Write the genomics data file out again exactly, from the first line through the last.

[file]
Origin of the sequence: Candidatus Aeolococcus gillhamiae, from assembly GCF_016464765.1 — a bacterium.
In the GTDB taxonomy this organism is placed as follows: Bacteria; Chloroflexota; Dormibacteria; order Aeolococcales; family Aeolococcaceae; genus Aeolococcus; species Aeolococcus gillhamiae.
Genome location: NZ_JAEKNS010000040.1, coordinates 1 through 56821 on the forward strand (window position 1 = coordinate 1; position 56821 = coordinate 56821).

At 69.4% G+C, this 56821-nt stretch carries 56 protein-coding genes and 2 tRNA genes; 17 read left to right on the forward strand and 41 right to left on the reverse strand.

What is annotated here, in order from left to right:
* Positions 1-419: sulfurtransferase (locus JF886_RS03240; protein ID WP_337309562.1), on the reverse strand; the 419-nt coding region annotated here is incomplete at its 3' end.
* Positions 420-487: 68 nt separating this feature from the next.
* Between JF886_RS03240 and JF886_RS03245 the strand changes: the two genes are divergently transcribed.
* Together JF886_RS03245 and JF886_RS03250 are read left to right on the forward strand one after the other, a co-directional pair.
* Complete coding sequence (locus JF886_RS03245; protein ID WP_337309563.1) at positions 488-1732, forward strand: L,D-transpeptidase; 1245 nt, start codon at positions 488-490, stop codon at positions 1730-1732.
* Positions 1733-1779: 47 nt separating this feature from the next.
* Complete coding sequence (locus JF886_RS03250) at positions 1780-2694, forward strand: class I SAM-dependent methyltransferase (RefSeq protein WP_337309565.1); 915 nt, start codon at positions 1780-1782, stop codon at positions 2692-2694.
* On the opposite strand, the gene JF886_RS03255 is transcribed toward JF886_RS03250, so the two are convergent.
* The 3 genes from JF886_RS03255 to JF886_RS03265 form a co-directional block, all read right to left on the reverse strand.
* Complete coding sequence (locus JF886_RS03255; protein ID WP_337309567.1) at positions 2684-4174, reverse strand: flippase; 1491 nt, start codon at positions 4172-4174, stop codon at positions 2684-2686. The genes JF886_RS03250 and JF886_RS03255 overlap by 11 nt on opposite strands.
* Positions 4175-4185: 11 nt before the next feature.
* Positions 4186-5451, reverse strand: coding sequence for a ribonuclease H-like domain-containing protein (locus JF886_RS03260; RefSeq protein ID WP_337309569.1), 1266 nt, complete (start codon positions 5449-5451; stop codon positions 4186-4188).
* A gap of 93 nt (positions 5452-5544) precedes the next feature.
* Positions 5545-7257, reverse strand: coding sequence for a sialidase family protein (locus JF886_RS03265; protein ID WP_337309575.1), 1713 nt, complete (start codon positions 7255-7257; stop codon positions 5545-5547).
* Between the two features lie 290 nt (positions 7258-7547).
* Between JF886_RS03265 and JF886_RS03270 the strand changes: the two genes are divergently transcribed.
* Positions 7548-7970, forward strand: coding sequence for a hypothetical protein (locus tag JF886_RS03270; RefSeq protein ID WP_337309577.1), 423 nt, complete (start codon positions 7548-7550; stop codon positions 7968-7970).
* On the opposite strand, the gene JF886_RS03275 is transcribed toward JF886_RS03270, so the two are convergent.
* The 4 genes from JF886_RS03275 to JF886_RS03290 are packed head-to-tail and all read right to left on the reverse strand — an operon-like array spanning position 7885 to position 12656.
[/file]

Origin of the sequence: Candidatus Aeolococcus gillhamiae, from assembly GCF_016464765.1 — a bacterium.
In the GTDB taxonomy this organism is placed as follows: Bacteria; Chloroflexota; Dormibacteria; order Aeolococcales; family Aeolococcaceae; genus Aeolococcus; species Aeolococcus gillhamiae.
Genome location: NZ_JAEKNS010000040.1, coordinates 1 through 56821 on the forward strand (window position 1 = coordinate 1; position 56821 = coordinate 56821).

At 69.4% G+C, this 56821-nt stretch carries 56 protein-coding genes and 2 tRNA genes; 17 read left to right on the forward strand and 41 right to left on the reverse strand.

What is annotated here, in order from left to right:
* Positions 1-419: sulfurtransferase (locus JF886_RS03240; protein ID WP_337309562.1), on the reverse strand; the 419-nt coding region annotated here is incomplete at its 3' end.
* Positions 420-487: 68 nt separating this feature from the next.
* Between JF886_RS03240 and JF886_RS03245 the strand changes: the two genes are divergently transcribed.
* Together JF886_RS03245 and JF886_RS03250 are read left to right on the forward strand one after the other, a co-directional pair.
* Complete coding sequence (locus JF886_RS03245; protein ID WP_337309563.1) at positions 488-1732, forward strand: L,D-transpeptidase; 1245 nt, start codon at positions 488-490, stop codon at positions 1730-1732.
* Positions 1733-1779: 47 nt separating this feature from the next.
* Complete coding sequence (locus JF886_RS03250) at positions 1780-2694, forward strand: class I SAM-dependent methyltransferase (RefSeq protein WP_337309565.1); 915 nt, start codon at positions 1780-1782, stop codon at positions 2692-2694.
* On the opposite strand, the gene JF886_RS03255 is transcribed toward JF886_RS03250, so the two are convergent.
* The 3 genes from JF886_RS03255 to JF886_RS03265 form a co-directional block, all read right to left on the reverse strand.
* Complete coding sequence (locus JF886_RS03255; protein ID WP_337309567.1) at positions 2684-4174, reverse strand: flippase; 1491 nt, start codon at positions 4172-4174, stop codon at positions 2684-2686. The genes JF886_RS03250 and JF886_RS03255 overlap by 11 nt on opposite strands.
* Positions 4175-4185: 11 nt before the next feature.
* Positions 4186-5451, reverse strand: coding sequence for a ribonuclease H-like domain-containing protein (locus JF886_RS03260; RefSeq protein ID WP_337309569.1), 1266 nt, complete (start codon positions 5449-5451; stop codon positions 4186-4188).
* A gap of 93 nt (positions 5452-5544) precedes the next feature.
* Positions 5545-7257, reverse strand: coding sequence for a sialidase family protein (locus JF886_RS03265; protein ID WP_337309575.1), 1713 nt, complete (start codon positions 7255-7257; stop codon positions 5545-5547).
* Between the two features lie 290 nt (positions 7258-7547).
* Between JF886_RS03265 and JF886_RS03270 the strand changes: the two genes are divergently transcribed.
* Positions 7548-7970, forward strand: coding sequence for a hypothetical protein (locus tag JF886_RS03270; RefSeq protein ID WP_337309577.1), 423 nt, complete (start codon positions 7548-7550; stop codon positions 7968-7970).
* On the opposite strand, the gene JF886_RS03275 is transcribed toward JF886_RS03270, so the two are convergent.
* The 4 genes from JF886_RS03275 to JF886_RS03290 are packed head-to-tail and all read right to left on the reverse strand — an operon-like array spanning position 7885 to position 12656.